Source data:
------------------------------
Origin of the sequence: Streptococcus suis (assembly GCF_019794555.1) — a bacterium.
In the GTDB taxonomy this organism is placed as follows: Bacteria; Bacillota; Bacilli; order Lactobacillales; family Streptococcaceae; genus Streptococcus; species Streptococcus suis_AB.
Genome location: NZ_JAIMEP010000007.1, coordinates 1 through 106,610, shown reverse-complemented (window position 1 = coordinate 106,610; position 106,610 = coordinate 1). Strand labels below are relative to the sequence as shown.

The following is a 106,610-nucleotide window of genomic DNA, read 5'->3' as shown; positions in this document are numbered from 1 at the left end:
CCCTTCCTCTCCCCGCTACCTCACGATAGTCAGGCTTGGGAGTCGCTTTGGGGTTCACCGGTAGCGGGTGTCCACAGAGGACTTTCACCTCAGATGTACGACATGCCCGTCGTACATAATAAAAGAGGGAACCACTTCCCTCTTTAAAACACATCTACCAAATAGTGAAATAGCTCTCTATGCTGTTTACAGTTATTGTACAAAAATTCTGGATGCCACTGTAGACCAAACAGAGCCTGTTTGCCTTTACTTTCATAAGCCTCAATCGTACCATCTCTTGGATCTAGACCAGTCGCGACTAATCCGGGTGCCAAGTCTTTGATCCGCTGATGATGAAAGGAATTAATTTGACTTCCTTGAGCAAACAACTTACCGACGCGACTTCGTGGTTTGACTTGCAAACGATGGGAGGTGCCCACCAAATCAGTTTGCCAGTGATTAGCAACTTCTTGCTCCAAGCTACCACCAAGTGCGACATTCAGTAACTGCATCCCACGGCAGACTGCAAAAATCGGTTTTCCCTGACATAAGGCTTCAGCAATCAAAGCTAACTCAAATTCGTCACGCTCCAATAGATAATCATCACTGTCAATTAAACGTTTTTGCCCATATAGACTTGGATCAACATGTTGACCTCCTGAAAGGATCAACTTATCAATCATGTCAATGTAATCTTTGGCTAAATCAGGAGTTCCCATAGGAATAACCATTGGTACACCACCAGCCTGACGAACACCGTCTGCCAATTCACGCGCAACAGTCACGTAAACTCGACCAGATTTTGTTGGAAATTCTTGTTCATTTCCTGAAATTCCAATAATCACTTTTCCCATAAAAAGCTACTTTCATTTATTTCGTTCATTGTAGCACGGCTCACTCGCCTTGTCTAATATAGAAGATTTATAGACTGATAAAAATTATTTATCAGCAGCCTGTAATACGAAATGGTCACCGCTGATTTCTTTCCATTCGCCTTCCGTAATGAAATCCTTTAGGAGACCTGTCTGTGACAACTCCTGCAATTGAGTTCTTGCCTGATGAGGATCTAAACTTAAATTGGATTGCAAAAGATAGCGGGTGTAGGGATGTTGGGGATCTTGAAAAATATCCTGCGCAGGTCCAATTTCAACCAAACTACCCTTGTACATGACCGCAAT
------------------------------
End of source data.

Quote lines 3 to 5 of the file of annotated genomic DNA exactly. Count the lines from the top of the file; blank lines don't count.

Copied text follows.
Genome location: NZ_JAIMEP010000007.1, coordinates 1 through 106,610, shown reverse-complemented (window position 1 = coordinate 106,610; position 106,610 = coordinate 1). Strand labels below are relative to the sequence as shown.

The following is a 106,610-nucleotide window of genomic DNA, read 5'->3' as shown; positions in this document are numbered from 1 at the left end:
CCCTTCCTCTCCCCGCTACCTCACGATAGTCAGGCTTGGGAGTCGCTTTGGGGTTCACCGGTAGCGGGTGTCCACAGAGGACTTTCACCTCAGATGTACGACATGCCCGTCGTACATAATAAAAGAGGGAACCACTTCCCTCTTTAAAACACATCTACCAAATAGTGAAATAGCTCTCTATGCTGTTTACAGTTATTGTACAAAAATTCTGGATGCCACTGTAGACCAAACAGAGCCTGTTTGCCTTTACTTTCATAAGCCTCAATCGTACCATCTCTTGGATCTAGACCAGTCGCGACTAATCCGGGTGCCAAGTCTTTGATCCGCTGATGATGAAAGGAATTAATTTGACTTCCTTGAGCAAACAACTTACCGACGCGACTTCGTGGTTTGACTTGCAAACGATGGGAGGTGCCCACCAAATCAGTTTGCCAGTGATTAGCAACTTCTTGCTCCAAGCTACCACCAAGTGCGACATTCAGTAACTGCATCCCACGGCAGACTGCAAAAATCGGTTTTCCCTGACATAAGGCTTCAGCAATCAAAGCTAACTCAAATTCGTCACGCTCCAATAGATAATCATCACTGTCAATTAAACGTTTTTGCCCATATAGACTTGGATCAACATGTTGACCTCCTGAAAGGATCAACTTATCAATCATGTCAATGTAATCTTTGGCTAAATCAGGAGTTCCCATAGGAATAACCATTGGTACACCACCAGCCTGACGAACACCGTCTGCCAATTCACGCGCAACAGTCACGTAAACTCGACCAGATTTTGTTGGAAATTCTTGTTCATTTCCTGAAATTCCAATAATCACTTTTCCCATAAAAAGCTACTTTCATTTATTTCGTTCATTGTAGCACGGCTCACTCGCCTTGTCTAATATAGAAGATTTATAGACTGATAAAAATTATTTATCAGCAGCCTGTAATACGAAATGGTCACCGCTGATTTCTTTCCATTCGCCTTCCGTAATGAAATCCTTTAGGAGACCTGTCTGTGACAACTCCTGCAATTGAGTTCTTGCCTGATGAGGATCTAAACTTAAATTGGATTGCAAAAGATAGCGGGTGTAGGGATGTTGGGGATCTTGAAAAATATCCTGCGCAGGTCCAATTTCAACCAAACTACCCTTGTACATGACCGCAAT